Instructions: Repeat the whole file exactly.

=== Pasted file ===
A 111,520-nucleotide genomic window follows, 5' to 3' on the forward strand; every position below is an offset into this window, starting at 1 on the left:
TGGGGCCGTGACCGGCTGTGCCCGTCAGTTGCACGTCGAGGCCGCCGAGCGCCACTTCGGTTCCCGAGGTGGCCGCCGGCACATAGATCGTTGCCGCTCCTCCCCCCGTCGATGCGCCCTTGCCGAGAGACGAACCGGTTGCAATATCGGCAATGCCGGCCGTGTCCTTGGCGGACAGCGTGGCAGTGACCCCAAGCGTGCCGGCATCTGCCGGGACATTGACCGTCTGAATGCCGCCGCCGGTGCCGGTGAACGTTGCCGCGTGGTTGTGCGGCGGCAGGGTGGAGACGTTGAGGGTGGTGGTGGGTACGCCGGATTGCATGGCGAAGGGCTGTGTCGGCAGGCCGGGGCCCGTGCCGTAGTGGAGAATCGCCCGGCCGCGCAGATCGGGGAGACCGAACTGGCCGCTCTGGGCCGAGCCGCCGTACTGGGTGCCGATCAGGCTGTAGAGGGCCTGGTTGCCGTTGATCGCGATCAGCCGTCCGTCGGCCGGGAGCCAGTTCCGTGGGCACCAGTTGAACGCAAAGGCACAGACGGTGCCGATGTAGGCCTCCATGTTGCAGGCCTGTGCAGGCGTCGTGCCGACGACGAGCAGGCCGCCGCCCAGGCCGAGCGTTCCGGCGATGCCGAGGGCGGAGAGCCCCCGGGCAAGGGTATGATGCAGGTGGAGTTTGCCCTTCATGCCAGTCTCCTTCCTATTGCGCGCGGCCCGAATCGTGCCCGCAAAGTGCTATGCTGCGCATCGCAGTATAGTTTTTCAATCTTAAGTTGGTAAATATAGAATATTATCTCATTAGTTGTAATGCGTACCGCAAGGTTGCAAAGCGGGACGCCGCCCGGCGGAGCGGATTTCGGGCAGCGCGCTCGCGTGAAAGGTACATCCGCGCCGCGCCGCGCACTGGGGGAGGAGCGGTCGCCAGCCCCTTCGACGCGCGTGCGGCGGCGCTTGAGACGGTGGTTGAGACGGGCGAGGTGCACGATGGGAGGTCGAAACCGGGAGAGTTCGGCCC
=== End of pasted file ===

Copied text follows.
A 111,520-nucleotide genomic window follows, 5' to 3' on the forward strand; every position below is an offset into this window, starting at 1 on the left:
TGGGGCCGTGACCGGCTGTGCCCGTCAGTTGCACGTCGAGGCCGCCGAGCGCCACTTCGGTTCCCGAGGTGGCCGCCGGCACATAGATCGTTGCCGCTCCTCCCCCCGTCGATGCGCCCTTGCCGAGAGACGAACCGGTTGCAATATCGGCAATGCCGGCCGTGTCCTTGGCGGACAGCGTGGCAGTGACCCCAAGCGTGCCGGCATCTGCCGGGACATTGACCGTCTGAATGCCGCCGCCGGTGCCGGTGAACGTTGCCGCGTGGTTGTGCGGCGGCAGGGTGGAGACGTTGAGGGTGGTGGTGGGTACGCCGGATTGCATGGCGAAGGGCTGTGTCGGCAGGCCGGGGCCCGTGCCGTAGTGGAGAATCGCCCGGCCGCGCAGATCGGGGAGACCGAACTGGCCGCTCTGGGCCGAGCCGCCGTACTGGGTGCCGATCAGGCTGTAGAGGGCCTGGTTGCCGTTGATCGCGATCAGCCGTCCGTCGGCCGGGAGCCAGTTCCGTGGGCACCAGTTGAACGCAAAGGCACAGACGGTGCCGATGTAGGCCTCCATGTTGCAGGCCTGTGCAGGCGTCGTGCCGACGACGAGCAGGCCGCCGCCCAGGCCGAGCGTTCCGGCGATGCCGAGGGCGGAGAGCCCCCGGGCAAGGGTATGATGCAGGTGGAGTTTGCCCTTCATGCCAGTCTCCTTCCTATTGCGCGCGGCCCGAATCGTGCCCGCAAAGTGCTATGCTGCGCATCGCAGTATAGTTTTTCAATCTTAAGTTGGTAAATATAGAATATTATCTCATTAGTTGTAATGCGTACCGCAAGGTTGCAAAGCGGGACGCCGCCCGGCGGAGCGGATTTCGGGCAGCGCGCTCGCGTGAAAGGTACATCCGCGCCGCGCCGCGCACTGGGGGAGGAGCGGTCGCCAGCCCCTTCGACGCGCGTGCGGCGGCGCTTGAGACGGTGGTTGAGACGGGCGAGGTGCACGATGGGAGGTCGAAACCGGGAGAGTTCGGCCC